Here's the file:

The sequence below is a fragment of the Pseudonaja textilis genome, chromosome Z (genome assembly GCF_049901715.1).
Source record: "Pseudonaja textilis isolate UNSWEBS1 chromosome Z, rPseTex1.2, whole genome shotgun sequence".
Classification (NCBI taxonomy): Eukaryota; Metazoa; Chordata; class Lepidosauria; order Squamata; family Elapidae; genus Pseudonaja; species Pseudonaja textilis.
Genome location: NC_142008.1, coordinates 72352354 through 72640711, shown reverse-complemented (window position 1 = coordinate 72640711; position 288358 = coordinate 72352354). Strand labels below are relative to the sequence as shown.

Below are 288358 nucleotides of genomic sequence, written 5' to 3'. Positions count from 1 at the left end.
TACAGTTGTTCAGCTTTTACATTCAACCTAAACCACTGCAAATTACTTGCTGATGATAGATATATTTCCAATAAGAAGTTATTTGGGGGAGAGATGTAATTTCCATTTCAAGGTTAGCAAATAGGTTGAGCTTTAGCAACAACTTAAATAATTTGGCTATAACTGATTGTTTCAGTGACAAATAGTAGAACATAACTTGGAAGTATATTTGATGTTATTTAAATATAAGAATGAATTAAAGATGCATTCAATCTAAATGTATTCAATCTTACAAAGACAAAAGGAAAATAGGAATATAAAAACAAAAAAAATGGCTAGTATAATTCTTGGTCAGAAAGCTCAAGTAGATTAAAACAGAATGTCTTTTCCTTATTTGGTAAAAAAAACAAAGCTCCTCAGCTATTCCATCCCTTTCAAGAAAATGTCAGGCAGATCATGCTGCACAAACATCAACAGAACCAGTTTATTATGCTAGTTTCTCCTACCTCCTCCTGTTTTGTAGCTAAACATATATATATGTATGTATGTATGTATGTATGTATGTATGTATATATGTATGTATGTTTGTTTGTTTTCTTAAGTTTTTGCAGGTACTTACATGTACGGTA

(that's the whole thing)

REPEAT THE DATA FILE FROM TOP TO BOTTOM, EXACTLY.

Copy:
The sequence below is a fragment of the Pseudonaja textilis genome, chromosome Z (genome assembly GCF_049901715.1).
Source record: "Pseudonaja textilis isolate UNSWEBS1 chromosome Z, rPseTex1.2, whole genome shotgun sequence".
Classification (NCBI taxonomy): Eukaryota; Metazoa; Chordata; class Lepidosauria; order Squamata; family Elapidae; genus Pseudonaja; species Pseudonaja textilis.
Genome location: NC_142008.1, coordinates 72352354 through 72640711, shown reverse-complemented (window position 1 = coordinate 72640711; position 288358 = coordinate 72352354). Strand labels below are relative to the sequence as shown.

Below are 288358 nucleotides of genomic sequence, written 5' to 3'. Positions count from 1 at the left end.
TACAGTTGTTCAGCTTTTACATTCAACCTAAACCACTGCAAATTACTTGCTGATGATAGATATATTTCCAATAAGAAGTTATTTGGGGGAGAGATGTAATTTCCATTTCAAGGTTAGCAAATAGGTTGAGCTTTAGCAACAACTTAAATAATTTGGCTATAACTGATTGTTTCAGTGACAAATAGTAGAACATAACTTGGAAGTATATTTGATGTTATTTAAATATAAGAATGAATTAAAGATGCATTCAATCTAAATGTATTCAATCTTACAAAGACAAAAGGAAAATAGGAATATAAAAACAAAAAAAATGGCTAGTATAATTCTTGGTCAGAAAGCTCAAGTAGATTAAAACAGAATGTCTTTTCCTTATTTGGTAAAAAAAACAAAGCTCCTCAGCTATTCCATCCCTTTCAAGAAAATGTCAGGCAGATCATGCTGCACAAACATCAACAGAACCAGTTTATTATGCTAGTTTCTCCTACCTCCTCCTGTTTTGTAGCTAAACATATATATATGTATGTATGTATGTATGTATGTATGTATGTATATATGTATGTATGTTTGTTTGTTTTCTTAAGTTTTTGCAGGTACTTACATGTACGGTA